Here’s the thing: Nobody’s making better music than Kanye West right now. He’s the only artist these days that can throw around the term auteur without being ironic, and he’s the rare artist with a flawless track record. The College Dropout (2004), Late Registration (2005), Graduation (2007), 808s & Heartbreak (2008), My Beautiful Dark Twisted Fantasy (2010), and Yeezus (2013) are all critical darlings for crucial reasons — they’ve not only evolved Ye’s brand and musicianship, but the genre of hip-hop itself. Even his collaborative work — 2011’s Watch the Throne and 2012’s Cruel Summer — expanded his wealth of talent, from crafting the first arena rap album to tinkering with the still-young trap genre, respectively. In other words, whatever he touches turns to gold… as biblical as that reads.
(Faith is a sore subject for me. I don’t really believe in a lot of things, and so much of it comes from my overall mistrust of institutional figures and a conditional disrespect for anything tied to religion. I read about miracles for close to two decades and never saw any proof exhibited; I read about scripture praised by many who never even followed its teachings. The idea of faith is a fool’s game to me.)
“There would be no Kanye West without Michael Jackson,” West recently told Zane Lowe in what I feel is the most important interview of his career. He added, “I’ve reached a time in my life when my Truman Show boat has hit the painting. I got to a point Michael Jackson did not break down. I have reached the glass ceiling.” Until yesterday, I’ve never really agreed with anything West has said aloud. Yes, since my Rolling Stone diatribe seven years ago, I’ve grown to love Kanye West, the Musician, but only because I’ve always shifted my focus away from the Kanye West IRL. All of a sudden, though, he’s been making a lot of sense. It’s true that there wouldn’t be a KW without an MJ, but it’s even more startling that Yeezy’s “glass ceiling” metaphor is on-point. He might not have the universal pop hits that Jacko did, but he hasn’t burned out, or faded away, or hit a creative dip like the late King of Pop. He’s still going…and at an alarming rate.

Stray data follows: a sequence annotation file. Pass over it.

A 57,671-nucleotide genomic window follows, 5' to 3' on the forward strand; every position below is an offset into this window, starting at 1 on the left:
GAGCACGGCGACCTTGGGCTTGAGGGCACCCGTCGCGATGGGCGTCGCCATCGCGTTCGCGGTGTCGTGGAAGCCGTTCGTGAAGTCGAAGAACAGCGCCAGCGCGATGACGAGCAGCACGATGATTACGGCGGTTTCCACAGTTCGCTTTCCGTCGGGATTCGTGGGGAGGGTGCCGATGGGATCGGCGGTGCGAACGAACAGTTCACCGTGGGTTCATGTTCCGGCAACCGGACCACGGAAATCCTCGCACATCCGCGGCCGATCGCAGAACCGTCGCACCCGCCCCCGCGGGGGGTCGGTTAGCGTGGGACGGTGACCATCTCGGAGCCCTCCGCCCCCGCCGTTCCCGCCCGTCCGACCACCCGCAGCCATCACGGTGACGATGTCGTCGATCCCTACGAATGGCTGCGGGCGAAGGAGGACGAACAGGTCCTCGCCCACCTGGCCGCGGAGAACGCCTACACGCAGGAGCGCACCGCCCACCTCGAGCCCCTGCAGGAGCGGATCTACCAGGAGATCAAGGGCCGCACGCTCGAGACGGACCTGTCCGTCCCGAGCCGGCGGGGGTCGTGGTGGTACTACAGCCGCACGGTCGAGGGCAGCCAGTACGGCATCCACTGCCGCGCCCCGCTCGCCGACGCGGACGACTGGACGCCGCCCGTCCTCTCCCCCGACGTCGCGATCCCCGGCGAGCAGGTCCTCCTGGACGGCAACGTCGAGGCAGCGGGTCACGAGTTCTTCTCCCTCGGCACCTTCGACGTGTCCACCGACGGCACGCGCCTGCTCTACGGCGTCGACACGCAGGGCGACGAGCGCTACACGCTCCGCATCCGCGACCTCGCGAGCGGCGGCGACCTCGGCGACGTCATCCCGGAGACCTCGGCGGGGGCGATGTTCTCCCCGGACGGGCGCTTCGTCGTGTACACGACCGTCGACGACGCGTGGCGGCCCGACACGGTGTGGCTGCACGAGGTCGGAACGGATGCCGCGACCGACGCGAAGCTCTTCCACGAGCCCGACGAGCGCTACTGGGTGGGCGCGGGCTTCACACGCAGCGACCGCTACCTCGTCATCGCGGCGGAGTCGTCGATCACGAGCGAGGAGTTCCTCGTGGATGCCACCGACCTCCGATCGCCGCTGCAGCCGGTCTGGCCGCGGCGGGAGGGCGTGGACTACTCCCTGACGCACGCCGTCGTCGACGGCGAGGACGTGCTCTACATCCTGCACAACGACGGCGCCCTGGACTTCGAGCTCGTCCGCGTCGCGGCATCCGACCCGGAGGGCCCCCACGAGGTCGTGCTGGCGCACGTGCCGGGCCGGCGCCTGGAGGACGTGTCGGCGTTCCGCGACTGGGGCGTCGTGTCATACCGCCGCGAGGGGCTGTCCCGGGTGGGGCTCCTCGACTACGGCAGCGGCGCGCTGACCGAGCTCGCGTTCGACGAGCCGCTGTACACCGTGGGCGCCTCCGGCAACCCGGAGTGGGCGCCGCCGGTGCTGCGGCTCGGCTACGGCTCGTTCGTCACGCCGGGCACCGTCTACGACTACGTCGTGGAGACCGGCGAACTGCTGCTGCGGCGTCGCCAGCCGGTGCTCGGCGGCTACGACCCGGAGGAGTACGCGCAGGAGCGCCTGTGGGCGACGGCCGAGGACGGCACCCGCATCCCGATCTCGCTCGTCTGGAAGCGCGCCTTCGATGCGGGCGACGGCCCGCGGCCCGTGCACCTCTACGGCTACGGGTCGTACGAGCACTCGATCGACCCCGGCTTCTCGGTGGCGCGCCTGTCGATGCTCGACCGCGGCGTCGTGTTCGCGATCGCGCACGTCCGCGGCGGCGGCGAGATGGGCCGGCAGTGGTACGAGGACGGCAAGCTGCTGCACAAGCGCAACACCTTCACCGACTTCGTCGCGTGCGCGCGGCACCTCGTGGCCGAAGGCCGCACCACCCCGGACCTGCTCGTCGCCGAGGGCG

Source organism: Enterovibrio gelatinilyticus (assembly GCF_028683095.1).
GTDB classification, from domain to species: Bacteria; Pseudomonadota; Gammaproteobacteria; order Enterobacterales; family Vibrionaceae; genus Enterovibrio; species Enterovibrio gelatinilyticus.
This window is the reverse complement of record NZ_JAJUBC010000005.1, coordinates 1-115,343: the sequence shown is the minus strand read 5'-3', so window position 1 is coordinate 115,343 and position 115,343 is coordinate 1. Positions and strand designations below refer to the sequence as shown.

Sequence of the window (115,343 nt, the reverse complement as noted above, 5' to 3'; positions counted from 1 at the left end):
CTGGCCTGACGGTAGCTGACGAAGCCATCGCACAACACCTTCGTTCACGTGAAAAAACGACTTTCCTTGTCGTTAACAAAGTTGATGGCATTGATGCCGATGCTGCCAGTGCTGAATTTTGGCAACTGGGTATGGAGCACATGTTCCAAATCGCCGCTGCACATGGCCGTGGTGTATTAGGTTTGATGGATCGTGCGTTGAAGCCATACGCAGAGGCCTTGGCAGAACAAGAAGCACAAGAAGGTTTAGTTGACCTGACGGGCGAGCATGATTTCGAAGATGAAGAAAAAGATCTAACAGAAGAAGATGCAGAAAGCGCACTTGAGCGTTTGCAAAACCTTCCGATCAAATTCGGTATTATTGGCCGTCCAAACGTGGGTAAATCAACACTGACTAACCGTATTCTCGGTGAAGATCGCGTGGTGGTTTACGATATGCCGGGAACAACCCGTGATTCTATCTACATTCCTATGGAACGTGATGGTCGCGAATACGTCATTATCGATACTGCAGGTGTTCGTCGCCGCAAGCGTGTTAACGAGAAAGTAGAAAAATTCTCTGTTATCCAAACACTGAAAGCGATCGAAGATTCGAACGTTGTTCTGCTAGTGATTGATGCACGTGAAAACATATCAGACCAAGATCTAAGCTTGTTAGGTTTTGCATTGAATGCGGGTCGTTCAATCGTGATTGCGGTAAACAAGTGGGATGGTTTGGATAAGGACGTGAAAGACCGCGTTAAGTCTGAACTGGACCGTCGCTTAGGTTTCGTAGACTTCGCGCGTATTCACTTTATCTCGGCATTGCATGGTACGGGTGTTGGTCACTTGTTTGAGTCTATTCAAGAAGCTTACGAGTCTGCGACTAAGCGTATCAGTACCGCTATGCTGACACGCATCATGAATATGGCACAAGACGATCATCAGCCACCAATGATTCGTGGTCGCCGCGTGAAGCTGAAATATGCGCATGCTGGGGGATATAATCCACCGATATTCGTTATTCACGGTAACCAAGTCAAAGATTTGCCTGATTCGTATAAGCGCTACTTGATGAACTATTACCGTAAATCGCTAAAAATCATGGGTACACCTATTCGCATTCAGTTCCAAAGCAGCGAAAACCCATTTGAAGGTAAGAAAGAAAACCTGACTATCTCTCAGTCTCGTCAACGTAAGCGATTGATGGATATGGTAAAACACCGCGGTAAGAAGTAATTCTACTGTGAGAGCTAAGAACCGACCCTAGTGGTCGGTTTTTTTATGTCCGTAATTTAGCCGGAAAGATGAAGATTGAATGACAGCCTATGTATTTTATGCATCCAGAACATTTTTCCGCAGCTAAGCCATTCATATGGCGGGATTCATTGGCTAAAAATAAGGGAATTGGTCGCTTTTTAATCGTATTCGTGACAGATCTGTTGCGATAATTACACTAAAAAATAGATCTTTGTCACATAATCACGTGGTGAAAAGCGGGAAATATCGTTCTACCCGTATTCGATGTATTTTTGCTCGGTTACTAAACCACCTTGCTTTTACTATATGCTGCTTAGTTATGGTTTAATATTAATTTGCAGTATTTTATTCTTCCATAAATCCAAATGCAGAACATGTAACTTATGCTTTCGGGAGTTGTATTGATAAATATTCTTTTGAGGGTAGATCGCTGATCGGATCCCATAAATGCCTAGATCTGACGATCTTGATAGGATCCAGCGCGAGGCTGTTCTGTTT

(I guess the only thing that’s made sense to me has been pop culture. The action stars, the inked heroes, the TV legends, and the very best musicians — I can believe in those.)
It’s his uncompromising impulses to create and change, at no matter the time or cost, that’s worked in his favor. Whereas Jackson attracted the talent, and eventually used them as a crutch (metaphorically, people), Yeezy has embraced his surrounding contributors and pushed them into unknown territories. It must be terrifying working with the guy, simply because there’s almost zero chance of knowing where you’re going next. That’s a pretty honorous characteristic for an artist-turned-leader, supporting much of the praise he’s received and built up for himself over the years — yet there’s so much more to him. One quote that towers over his skyline of responses to Lowe suggests this: “People think my motivation is very megalomaniac and self-motivated. To the contrary, I just want to help.” He’s never said a more honest statement in his life. Think about all the people he’s pushed to the top — get back here, Jay — and then write down the names of those that have returned the favor. Wouldn’t you feel like a messiah? Now, I sincerely doubt Yeezy had enough foresight to see how paramount his influence would become, but then again, I also scoffed at his crown of thorns.
Consider me a believer.